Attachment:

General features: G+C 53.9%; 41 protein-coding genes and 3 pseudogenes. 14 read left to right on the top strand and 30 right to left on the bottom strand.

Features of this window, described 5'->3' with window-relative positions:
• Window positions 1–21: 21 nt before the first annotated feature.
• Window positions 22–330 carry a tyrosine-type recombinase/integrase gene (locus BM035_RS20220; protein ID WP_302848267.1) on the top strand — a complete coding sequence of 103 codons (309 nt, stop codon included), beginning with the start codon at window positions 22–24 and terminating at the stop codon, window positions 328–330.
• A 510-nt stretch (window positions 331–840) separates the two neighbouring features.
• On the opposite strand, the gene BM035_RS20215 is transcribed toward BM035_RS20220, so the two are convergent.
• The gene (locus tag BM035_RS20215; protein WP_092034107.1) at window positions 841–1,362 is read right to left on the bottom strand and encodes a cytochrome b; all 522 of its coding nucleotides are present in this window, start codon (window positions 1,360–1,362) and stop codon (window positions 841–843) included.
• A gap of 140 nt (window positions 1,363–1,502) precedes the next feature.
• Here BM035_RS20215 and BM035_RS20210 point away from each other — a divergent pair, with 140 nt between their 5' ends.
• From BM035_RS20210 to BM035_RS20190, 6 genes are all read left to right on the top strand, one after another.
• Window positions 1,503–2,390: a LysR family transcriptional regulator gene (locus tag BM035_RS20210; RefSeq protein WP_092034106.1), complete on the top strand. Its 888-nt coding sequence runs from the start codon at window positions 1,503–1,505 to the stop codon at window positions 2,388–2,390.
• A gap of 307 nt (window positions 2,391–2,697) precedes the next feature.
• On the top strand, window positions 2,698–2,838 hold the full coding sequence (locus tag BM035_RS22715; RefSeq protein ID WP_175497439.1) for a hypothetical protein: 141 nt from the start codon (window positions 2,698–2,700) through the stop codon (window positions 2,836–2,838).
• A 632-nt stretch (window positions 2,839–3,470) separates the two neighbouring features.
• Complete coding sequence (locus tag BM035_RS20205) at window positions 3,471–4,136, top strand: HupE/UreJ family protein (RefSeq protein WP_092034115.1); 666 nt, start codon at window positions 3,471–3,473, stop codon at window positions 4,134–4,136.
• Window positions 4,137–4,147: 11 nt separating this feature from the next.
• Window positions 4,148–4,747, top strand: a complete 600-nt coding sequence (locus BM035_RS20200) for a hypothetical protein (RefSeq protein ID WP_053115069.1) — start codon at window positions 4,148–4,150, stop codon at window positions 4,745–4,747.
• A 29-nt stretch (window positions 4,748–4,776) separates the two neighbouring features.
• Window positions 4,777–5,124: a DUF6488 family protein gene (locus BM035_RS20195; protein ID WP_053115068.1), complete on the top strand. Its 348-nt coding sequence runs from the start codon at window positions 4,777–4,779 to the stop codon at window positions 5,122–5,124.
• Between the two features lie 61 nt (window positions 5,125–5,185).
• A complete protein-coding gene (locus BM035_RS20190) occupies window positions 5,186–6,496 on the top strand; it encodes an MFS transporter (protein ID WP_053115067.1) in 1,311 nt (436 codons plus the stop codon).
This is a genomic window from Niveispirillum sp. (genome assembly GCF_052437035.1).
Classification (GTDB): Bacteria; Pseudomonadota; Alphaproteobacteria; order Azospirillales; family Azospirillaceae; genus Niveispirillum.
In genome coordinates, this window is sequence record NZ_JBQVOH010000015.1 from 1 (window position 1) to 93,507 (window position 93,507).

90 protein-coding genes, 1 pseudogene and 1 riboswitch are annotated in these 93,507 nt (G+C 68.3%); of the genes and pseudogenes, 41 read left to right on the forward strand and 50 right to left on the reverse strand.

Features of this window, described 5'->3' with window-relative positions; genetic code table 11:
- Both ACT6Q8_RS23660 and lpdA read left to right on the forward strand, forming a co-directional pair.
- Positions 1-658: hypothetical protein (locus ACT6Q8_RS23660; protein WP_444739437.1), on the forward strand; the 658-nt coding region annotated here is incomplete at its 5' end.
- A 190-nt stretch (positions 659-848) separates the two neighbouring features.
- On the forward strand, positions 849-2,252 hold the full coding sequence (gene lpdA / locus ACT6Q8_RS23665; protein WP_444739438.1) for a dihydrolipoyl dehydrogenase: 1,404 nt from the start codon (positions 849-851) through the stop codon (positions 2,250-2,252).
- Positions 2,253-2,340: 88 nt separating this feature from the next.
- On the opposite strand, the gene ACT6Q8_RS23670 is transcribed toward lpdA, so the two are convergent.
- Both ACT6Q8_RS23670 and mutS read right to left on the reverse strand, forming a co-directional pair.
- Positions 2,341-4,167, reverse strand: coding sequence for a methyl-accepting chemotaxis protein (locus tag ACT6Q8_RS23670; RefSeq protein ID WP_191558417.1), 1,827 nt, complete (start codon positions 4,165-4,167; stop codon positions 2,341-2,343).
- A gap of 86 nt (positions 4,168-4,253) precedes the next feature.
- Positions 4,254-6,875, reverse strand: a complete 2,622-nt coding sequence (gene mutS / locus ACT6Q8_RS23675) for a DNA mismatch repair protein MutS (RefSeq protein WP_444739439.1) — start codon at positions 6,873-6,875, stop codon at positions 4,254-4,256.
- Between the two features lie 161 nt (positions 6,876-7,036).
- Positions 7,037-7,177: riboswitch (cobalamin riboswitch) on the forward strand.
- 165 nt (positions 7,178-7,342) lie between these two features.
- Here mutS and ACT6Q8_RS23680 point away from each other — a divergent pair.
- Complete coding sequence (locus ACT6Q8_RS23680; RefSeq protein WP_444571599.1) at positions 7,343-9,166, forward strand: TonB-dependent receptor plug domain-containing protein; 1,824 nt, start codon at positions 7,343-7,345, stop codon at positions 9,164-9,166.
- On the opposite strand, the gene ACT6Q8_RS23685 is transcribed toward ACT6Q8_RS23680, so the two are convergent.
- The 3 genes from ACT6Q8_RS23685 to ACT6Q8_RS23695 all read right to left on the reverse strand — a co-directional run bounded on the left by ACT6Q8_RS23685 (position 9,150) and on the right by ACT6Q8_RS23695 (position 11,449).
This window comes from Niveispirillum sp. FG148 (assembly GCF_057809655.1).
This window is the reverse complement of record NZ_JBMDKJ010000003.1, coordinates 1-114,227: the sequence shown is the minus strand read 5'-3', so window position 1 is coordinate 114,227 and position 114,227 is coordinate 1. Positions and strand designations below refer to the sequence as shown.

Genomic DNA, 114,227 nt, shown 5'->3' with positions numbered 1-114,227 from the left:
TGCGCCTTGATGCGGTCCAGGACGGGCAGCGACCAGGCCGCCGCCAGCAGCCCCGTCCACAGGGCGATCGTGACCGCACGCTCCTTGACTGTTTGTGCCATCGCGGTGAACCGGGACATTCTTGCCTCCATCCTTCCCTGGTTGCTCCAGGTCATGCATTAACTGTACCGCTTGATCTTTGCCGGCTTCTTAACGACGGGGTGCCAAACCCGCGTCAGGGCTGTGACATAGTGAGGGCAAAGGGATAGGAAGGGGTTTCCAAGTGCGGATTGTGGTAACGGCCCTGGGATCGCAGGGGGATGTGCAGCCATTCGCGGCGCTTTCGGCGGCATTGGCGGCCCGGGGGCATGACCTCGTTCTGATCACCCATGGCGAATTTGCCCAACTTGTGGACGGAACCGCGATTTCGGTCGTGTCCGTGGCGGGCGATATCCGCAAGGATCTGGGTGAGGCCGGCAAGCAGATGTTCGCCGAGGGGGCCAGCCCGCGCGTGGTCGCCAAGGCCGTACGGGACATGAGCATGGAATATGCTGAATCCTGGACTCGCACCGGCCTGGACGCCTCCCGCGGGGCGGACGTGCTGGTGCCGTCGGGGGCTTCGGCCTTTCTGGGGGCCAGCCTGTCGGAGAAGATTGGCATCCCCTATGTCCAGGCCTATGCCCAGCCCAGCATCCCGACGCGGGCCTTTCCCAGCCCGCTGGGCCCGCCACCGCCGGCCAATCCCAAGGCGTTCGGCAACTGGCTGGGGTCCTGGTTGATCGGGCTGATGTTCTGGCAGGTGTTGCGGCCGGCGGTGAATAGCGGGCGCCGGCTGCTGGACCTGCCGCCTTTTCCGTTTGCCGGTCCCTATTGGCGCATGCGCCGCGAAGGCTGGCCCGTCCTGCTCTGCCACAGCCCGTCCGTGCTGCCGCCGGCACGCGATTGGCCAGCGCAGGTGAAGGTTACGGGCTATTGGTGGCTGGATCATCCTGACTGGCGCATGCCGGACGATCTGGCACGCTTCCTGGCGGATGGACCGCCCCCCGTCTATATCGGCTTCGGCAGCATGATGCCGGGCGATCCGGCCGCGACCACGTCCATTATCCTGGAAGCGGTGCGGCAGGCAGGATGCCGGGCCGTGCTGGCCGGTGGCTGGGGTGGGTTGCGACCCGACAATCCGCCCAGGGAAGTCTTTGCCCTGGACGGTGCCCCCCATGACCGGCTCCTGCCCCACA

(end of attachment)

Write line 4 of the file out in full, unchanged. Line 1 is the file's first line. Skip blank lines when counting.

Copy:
• Window positions 22–330 carry a tyrosine-type recombinase/integrase gene (locus BM035_RS20220; protein ID WP_302848267.1) on the top strand — a complete coding sequence of 103 codons (309 nt, stop codon included), beginning with the start codon at window positions 22–24 and terminating at the stop codon, window positions 328–330.